Kolam: The Divine disguised as Cosmic Pattern
Kolams - Traditional Practices
La tradici�n Kolam (Spanish)
Las figuras Kolam (Spanish)
A Portrait of the Imagination as a Malleable Kolam: K. S. Maniam's In a Far Country - Shanthini Pillai, National University of Malaysia
Kolams "The 'kolam' is a symbol of an open heart and an auspicious welcoming. Its colourful, devotional presence in the villages in the Auroville area is a well appreciated and respected feature, and we're happy to share some of its touch with you through this page.."
Stephen P. Huyler - The Art of Worship - Kolam ritual and Hinduism in India

Kolam: Symmetry
in Threshold Design in Tamil Nadu

"..a glimpse of the richness and diversity of Tamil culture.."

Kolam Design - the Mathematics

Courtesy - Manorama Talaiver
April 25, 1995

What is threshold design?

Kolam - Threshold DesignWhen I was a little girl, my aunt used to get up early in the morning. She would have a shower and then created a symmetrical pattern in the front yard, after cleaning and sprinkling water. Some women in Madras still create these designs. I must admit that I had to drive ten miles from downtown before I found a row of houses with the threshold design. These patterns are normally called "Kolum." O sounds like Oh. U sounds like bun. Kohlum. When the symmetrical pattern is decorated in colors using colored sand or flower, then it is called rangoli.

The design or pattern is not symmetrical sometimes, but it is just a continuous line that curves around to make a beautiful border or design at the Center of the yard. . The threshold desing is compared to African sand drawings.

These patterns or designs were created in the olden days (according to Tamil literature) using rice flour. Holding a handful of flour in their right hand, the woman will uniformly drop the flour to make a line through her thumb and pointer and keep on moving her hands to make the curve or the dots. Nowadays, women use powder made out of stone. (Stone is crushed and sold commercially).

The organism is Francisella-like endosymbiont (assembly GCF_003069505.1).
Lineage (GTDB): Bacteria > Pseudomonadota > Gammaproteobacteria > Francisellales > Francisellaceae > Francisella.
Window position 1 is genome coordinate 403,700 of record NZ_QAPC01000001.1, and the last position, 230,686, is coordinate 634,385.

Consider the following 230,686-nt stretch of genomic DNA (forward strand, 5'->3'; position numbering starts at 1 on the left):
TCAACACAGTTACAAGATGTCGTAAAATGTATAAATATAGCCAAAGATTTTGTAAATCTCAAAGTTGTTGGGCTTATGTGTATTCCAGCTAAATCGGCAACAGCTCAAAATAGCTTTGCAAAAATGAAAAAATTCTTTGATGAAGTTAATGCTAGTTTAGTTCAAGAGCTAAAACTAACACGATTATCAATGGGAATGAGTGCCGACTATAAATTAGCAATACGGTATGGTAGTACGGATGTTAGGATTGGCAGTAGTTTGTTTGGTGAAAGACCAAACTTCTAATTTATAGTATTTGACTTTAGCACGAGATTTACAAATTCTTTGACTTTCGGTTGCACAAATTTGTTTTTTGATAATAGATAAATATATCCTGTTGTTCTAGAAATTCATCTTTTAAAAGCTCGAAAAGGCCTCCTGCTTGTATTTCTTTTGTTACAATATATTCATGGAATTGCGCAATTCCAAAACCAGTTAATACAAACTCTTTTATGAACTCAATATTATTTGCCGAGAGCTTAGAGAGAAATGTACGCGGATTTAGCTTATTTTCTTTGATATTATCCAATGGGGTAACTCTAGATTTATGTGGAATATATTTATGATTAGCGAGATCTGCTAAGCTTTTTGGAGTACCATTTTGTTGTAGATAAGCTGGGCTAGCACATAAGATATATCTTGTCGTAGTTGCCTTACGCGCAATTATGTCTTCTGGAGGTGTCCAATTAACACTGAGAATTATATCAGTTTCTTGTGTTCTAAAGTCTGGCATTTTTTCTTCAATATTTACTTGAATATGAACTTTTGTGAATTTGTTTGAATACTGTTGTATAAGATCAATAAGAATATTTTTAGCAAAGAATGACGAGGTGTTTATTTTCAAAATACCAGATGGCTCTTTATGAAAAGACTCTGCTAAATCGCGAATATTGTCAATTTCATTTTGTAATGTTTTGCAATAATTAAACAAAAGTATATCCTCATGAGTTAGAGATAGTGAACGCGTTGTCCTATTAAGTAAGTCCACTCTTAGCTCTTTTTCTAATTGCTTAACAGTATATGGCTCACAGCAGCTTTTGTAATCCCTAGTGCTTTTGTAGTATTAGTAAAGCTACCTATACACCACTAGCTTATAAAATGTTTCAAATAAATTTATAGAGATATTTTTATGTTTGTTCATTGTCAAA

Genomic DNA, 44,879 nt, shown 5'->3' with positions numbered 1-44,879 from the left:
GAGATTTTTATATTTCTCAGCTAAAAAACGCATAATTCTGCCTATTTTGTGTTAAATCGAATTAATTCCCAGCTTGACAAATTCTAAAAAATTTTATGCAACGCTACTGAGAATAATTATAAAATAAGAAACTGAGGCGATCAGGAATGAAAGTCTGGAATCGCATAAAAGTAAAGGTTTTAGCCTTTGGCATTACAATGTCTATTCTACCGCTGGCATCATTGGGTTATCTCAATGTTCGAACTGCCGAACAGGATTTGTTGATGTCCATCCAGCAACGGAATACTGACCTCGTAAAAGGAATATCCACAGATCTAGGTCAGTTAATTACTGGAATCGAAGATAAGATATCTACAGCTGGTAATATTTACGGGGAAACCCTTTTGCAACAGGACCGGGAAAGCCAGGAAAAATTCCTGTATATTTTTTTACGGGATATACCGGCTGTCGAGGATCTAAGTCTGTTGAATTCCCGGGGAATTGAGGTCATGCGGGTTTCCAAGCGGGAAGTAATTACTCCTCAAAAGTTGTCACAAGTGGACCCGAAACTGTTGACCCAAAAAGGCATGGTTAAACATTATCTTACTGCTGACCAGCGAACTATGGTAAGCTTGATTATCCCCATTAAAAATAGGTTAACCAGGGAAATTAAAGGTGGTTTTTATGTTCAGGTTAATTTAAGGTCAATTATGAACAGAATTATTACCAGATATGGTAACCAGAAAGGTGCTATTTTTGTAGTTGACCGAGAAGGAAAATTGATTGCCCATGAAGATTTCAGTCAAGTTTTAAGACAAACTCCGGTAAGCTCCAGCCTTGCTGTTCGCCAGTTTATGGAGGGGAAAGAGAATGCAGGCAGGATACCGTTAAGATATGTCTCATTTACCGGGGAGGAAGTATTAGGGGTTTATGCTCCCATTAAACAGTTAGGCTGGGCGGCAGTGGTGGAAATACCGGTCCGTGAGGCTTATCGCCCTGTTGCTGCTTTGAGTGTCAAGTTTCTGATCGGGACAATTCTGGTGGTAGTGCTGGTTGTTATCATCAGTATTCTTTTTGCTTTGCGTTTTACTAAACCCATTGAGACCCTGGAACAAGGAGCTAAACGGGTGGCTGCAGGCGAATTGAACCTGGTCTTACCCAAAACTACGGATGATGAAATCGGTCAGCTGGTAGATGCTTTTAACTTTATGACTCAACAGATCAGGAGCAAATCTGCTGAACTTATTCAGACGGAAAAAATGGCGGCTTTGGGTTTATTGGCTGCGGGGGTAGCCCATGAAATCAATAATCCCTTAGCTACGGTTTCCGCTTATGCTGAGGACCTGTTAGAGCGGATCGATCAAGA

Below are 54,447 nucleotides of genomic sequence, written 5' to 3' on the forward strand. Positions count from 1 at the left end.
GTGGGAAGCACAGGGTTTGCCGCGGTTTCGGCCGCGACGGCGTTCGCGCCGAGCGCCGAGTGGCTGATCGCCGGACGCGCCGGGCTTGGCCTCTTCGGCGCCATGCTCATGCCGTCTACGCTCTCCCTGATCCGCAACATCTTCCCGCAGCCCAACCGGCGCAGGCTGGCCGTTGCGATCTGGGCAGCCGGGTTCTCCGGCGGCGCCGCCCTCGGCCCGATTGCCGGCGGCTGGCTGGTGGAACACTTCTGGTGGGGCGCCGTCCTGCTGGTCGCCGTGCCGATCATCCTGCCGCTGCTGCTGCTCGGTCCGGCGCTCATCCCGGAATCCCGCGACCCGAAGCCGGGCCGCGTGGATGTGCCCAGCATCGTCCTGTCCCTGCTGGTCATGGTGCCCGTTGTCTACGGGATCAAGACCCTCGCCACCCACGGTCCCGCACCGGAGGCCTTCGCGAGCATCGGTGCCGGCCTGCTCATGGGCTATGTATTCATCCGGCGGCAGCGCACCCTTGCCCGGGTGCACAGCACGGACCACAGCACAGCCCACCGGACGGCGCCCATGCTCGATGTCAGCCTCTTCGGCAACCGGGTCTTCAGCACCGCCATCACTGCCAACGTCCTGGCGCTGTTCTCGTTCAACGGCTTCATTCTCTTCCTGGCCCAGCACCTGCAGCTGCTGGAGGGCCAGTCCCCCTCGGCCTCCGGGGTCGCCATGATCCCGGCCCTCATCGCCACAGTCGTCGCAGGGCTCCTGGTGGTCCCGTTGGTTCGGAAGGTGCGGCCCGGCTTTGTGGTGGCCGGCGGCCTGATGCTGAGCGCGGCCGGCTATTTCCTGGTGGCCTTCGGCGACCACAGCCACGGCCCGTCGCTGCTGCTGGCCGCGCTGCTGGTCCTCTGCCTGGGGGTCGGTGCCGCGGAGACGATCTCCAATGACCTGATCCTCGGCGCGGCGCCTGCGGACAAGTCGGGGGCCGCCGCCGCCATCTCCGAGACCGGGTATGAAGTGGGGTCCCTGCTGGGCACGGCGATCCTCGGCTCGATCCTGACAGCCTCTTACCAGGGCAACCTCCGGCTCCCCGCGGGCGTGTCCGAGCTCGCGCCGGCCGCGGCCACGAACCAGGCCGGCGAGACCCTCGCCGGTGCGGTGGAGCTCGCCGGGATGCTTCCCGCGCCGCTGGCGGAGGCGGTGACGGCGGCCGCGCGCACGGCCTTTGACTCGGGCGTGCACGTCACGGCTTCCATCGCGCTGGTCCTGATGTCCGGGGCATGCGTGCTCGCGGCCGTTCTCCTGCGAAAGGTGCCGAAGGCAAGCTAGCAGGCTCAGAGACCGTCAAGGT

The patterns are very complicated and huge during festival months. The temples will have complex patterns that will cover thousands of square feet. Sometimes, several women together will create one large design. As a child, I have always wondered at the complexity of the pattern and the creativity of the women.

The pattern normally starts with putting the dots as follows:


. . .

. . . . .

. . . . . . .

. . . . .

. . .


This is a very simple design. You start with seven dots in the middle and you skip two to count down. Then, you will use your creativity to circle around the dots (in most cases) or connect the dots (rarely). When a mother is creating this design, a girl tends to watch this from the time she is a baby.

My thesis is number concept comes very naturally to girls by observing. When the girl grows up, girls have competitions on who can create a complex pattern and with maximum number of points. Skip count, multiplication, geometric design, function concept and concept of closed curves - all of these can be introduced in math classrooms using the threshold. Based on the concept of Kolum, I will be providing lessons here that can be used in math classrooms.

A multicultural Mathematics lesson for Elementary Grades


1. To discuss the life of a little third grader in the morning while she watches her mom doing the symmetrical design.
2. To draw a simple symmetrical design as given in this page.
3, To extend this design to a larger number of points.
4. To create other designs for odd number of points.
5. To explore the design differences that can affect symmetry with the use of odd and even number of points.

Materials needed:

pencil, paper, crayon, (if you are bold, try rice flour in the kitchen floor) Procedure.

Kolam - 3,1 Points

Look at the picture. My first design was drawn using 3, 1 points.

Kolam Design

My second design was drawn using 5,3,1 points.

My third design was done with 7,5,3,1.

Practice the symmetrical design.

Extend the design to 9 points.


How can you extend this further?

When you create the design for larger number of points, what can you infer from the patterns?


The next pattern is called Brahma's knot. This design is more complicated to draw.

Kolam - Brahama' Knot

This is the first level of Brahma's knot

Can you draw this on a sheet of paper?

This is the second level of Brahma's' knot

Can you try the second level?

Now a challenge

What is the next level of Brahma's knot?

Can you draw the design and fax it to me?

Kolam - Brahma's Knot

These were some designs on the pavement in front of a house. These are permanent. These were not created with flour but with paint.